New publication: don’t forget the pollinators in forest restoration!
We live in the century of restoration.
Governments around the world have committed to restoring 1 billion hectares of degraded land this century – greater than the total land area of China – in order to reverse the loss of biodiversity and mitigate climate change.
Billions of trees have already been planted on degraded lands over the past 20 years, through initiatives such as the UN Convention to Combat Desertification, the UN Decade on Ecosystem Restoration, the Bonn Challenge, the New York Declaration on Forests, Initiative 20×20 in Latin America, the African-led Great Green Wall initiative, AFR100, and most prominently China’s Three North Shelter Forest Program.
But does planting ‘more trees’ make better forests?
A new study published in Nature Ecology & Evolution by researchers at The University of Western Australia and CSIRO working with colleagues at Zhejiang University in China, suggests this is not always the case.
Project leader Professor Ping Ding and colleagues found the interior of dense even-aged secondary forests harbour a low diversity of flowering native plants and depauperate insect pollinator assemblages – in stark contrast to the complex patchiness of gaps and clearings found in natural forests, where higher light levels stimulate abundant floral resources that support diverse plant-pollinator networks.
In regenerating forests, PhD student and lead author Peng Ren observed that many insect pollinators actually preferred open sunny conditions created by forest edge disturbance, and he set out to challenge conventional wisdom that human-induced forest edges exacerbate the negative effects of forest loss on biodiversity. Ren tested the counter-intuitive hypothesis that anthropogenically-created forest edges might actually have positive effects for pollinators in regenerating forests.
In the Thousand Island Lake region of eastern China, Ren’s team recorded almost 20,000 pollination interactions between 313 insect species and 68 flowering plant species along edge and interior gradients of 41 regenerating forest islands and 16 mainland reference sites over 3 years. As expected, plant richness and floral resource availability declined with decreasing forest area at both interior and edge sites, but surprisingly edges maintained 10-fold higher pollinator abundance and richness regardless of area loss. Edge networks maintained high network robustness to extinction following area loss, while forest interior networks collapsed in small forest patches.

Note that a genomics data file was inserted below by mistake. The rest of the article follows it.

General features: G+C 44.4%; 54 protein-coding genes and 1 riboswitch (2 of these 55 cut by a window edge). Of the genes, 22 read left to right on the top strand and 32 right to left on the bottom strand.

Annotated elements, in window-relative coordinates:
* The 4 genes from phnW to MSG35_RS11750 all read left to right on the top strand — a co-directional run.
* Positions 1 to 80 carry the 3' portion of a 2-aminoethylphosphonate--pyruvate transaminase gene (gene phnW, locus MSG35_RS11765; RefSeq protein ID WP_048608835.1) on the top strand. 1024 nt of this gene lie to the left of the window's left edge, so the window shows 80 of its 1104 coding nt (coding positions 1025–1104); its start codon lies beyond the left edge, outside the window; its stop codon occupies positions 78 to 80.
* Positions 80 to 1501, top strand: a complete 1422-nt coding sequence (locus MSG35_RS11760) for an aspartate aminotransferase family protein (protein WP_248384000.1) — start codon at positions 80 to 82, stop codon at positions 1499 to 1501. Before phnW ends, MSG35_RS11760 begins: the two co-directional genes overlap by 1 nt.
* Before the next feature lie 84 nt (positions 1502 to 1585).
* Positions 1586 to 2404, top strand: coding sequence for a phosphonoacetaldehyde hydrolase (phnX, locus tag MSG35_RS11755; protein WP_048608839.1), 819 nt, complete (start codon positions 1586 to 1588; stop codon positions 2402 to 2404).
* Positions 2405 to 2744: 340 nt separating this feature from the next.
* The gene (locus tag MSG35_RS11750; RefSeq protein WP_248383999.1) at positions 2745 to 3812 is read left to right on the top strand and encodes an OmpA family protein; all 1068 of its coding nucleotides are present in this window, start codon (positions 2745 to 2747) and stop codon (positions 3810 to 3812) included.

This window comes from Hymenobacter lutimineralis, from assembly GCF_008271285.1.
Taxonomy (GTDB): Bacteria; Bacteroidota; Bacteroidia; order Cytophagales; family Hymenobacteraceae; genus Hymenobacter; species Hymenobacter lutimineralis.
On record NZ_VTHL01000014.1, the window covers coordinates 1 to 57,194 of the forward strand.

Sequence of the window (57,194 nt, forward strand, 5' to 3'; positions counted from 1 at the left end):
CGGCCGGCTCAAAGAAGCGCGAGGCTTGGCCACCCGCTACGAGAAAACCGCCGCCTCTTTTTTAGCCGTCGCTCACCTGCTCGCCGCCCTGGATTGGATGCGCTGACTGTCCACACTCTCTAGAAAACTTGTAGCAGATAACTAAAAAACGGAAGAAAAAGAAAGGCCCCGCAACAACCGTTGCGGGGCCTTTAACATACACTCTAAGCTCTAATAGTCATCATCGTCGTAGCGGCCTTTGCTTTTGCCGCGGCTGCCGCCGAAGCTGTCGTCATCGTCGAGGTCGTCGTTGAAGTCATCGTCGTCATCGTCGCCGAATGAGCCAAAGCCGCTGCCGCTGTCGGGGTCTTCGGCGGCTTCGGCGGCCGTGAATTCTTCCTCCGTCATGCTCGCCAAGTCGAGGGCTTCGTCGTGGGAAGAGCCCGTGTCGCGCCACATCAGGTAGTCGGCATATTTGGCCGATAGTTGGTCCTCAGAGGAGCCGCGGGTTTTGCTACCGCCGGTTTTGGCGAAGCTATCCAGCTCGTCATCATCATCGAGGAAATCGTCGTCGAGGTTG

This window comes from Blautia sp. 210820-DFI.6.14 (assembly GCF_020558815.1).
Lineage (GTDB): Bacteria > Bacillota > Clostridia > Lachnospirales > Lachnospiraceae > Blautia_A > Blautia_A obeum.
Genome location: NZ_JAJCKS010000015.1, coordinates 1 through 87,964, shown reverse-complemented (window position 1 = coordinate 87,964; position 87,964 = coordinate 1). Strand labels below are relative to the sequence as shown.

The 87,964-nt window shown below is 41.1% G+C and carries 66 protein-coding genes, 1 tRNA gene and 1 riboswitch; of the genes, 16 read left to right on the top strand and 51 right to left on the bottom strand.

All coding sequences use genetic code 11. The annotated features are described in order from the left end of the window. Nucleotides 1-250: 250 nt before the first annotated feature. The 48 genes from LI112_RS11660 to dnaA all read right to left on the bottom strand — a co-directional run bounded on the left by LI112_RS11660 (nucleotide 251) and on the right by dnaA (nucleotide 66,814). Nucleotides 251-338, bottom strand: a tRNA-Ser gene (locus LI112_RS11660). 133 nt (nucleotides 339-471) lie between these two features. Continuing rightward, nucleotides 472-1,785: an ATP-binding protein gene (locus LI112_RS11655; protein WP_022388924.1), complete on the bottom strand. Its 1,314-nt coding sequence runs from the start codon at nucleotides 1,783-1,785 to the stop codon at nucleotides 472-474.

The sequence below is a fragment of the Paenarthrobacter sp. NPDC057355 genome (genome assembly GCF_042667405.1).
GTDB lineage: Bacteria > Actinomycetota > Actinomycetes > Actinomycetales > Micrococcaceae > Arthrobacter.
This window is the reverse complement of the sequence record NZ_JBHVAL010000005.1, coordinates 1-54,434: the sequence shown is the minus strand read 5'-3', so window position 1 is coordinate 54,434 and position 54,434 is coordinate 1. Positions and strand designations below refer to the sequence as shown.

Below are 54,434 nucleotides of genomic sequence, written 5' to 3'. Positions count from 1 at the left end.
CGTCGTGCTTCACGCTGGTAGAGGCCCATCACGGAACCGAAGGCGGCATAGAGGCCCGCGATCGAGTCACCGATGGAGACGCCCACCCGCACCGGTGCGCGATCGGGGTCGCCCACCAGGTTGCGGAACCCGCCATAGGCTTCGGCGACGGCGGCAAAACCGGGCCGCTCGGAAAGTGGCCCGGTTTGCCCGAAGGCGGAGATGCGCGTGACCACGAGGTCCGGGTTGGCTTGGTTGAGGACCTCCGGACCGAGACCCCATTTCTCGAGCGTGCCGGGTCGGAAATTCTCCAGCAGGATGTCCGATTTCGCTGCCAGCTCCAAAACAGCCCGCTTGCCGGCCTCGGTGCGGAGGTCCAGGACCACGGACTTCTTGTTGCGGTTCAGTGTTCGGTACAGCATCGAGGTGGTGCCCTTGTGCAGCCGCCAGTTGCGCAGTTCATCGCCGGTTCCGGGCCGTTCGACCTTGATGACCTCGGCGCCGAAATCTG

From a conservation perspective, there is a strong argument for recognising the value of anthropogenic edges for plant-pollinator communities in small regenerating forest patches. In situations where there is little old-growth forest left, and a strong move toward reforestation (for erosion control, carbon offsetting or biodiversity conservation), co-author Professor Raphael Didham says that care is needed to avoid pollinator loss in the landscape because dense closed secondary forests do not have the right environmental conditions or floral resources for many pollinators. This does not mean that forest fragmentation or edge creation are ‘good’ for biodiversity, in a general sense, but in the absence of effective restoration strategies that promote heterogeneity of forest gap structure and diversity of floral resources for pollinators, then anthropogenic edges can have an unexpected beneficial role to play in network resilience, at least in the early decades of forest restoration.
Tree-planting initiatives need to diversify spatial planning to build better forests for pollinators.
Ren, P., Didham, R.K., Murphy, M.V., Zeng, D., Si, X., & Ding, P. (2023). Forest edges increase pollinator network robustness to extinction with declining area. Nature Ecology & Evolution. DOI: 10.1038/s41559-022-01973-y